Alan Jope is to retire as chief executive of Unilever at the end of 2023, after more than 35 years at one of the world’s largest producers of branded goods.

The maker of Hellmann’s mayonnaise and Cif cleaning products on Monday said it would begin its search to replace Jope, who took the helm in January 2019 after the departure of Paul Polman.

Jope, 59, has come under pressure from shareholders to improve Unilever’s performance, a frustration compounded after the group failed in its attempt to buy GSK’s consumer health division for £50bn.

Unilever has also been affected by steep rises in the cost of commodities such as palm oil, forcing it to pass on higher prices to cash-strapped consumers.

The FTSE 100 group last month said its sales had been hit by consumers choosing cheaper versions as prices of its products rose.

Unilever shares rose 3.5 per cent on Monday to £41.70 following the announcement of Jope’s retirement, bringing them back to roughly the same level as when he took over.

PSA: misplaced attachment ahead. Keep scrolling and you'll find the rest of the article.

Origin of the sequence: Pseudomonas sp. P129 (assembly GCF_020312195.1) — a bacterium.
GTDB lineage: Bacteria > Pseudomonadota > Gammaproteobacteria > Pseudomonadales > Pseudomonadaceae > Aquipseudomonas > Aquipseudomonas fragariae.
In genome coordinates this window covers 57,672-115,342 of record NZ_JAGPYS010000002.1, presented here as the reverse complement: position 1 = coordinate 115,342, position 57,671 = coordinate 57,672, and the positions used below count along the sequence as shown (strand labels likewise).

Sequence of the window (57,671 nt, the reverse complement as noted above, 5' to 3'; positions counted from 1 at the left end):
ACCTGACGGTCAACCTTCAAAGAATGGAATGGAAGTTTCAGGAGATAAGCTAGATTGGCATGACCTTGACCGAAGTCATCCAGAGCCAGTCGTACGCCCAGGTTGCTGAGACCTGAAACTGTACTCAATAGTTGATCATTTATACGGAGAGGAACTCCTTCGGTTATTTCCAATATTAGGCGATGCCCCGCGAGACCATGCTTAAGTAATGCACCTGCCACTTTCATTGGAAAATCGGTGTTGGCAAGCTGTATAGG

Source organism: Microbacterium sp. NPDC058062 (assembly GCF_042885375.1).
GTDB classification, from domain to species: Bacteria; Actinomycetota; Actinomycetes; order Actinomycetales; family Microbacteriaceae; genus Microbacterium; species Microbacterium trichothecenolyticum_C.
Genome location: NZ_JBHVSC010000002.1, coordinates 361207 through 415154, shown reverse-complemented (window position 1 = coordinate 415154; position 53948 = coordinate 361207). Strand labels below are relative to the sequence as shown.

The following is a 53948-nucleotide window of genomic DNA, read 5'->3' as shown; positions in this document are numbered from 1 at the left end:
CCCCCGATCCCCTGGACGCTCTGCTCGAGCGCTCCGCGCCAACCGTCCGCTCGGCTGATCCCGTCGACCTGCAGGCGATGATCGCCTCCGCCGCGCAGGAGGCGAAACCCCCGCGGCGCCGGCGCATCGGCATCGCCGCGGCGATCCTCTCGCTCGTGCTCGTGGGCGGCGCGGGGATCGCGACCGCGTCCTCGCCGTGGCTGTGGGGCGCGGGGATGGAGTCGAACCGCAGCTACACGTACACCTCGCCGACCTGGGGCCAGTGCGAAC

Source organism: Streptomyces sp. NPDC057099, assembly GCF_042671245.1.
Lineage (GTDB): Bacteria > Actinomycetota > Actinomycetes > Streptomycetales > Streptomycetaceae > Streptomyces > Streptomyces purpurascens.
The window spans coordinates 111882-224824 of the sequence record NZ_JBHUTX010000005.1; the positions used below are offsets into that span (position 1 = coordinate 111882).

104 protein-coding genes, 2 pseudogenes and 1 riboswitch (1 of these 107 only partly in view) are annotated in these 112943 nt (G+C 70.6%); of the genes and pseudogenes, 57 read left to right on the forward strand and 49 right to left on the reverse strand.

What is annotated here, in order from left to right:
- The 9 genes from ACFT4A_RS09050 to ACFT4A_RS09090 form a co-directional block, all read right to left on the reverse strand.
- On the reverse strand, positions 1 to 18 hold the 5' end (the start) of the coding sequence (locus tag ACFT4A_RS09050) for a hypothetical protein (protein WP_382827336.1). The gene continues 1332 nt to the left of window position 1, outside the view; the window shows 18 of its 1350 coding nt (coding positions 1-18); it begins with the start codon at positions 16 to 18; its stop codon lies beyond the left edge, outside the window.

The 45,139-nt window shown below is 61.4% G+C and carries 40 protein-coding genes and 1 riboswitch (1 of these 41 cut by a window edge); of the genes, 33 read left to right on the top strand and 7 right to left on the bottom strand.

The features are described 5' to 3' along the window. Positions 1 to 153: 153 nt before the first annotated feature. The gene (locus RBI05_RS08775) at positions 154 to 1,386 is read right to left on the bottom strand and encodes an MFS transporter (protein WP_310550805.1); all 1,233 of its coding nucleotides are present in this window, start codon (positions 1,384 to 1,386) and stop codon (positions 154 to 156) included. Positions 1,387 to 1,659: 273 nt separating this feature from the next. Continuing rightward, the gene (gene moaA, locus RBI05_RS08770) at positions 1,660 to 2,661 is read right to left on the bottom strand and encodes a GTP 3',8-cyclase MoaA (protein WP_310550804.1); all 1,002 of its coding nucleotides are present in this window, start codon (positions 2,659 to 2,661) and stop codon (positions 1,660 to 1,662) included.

Line chart of Share price (p) showing Unilever stagnates under Jope

“Alan’s retirement next year will mark the end of a remarkable career with Unilever,” said chair Nils Andersen. “Under his leadership, Unilever has made critical changes to its strategy, structure and organisation that position it strongly for success.”

Jope joined Unilever in 1985 as a trainee and worked in various sales and marketing roles. He then headed several of the group’s divisions, including beauty and personal care, and Unilever’s China operations.

“As I approach my fifth year as chief executive, and after more than 35 years in Unilever, I believe now is the right time for the board to begin the formal search for my successor,” said Jope. “Growth remains our top priority, and in the quarters ahead I will remain fully focused on disciplined execution of our strategy.”



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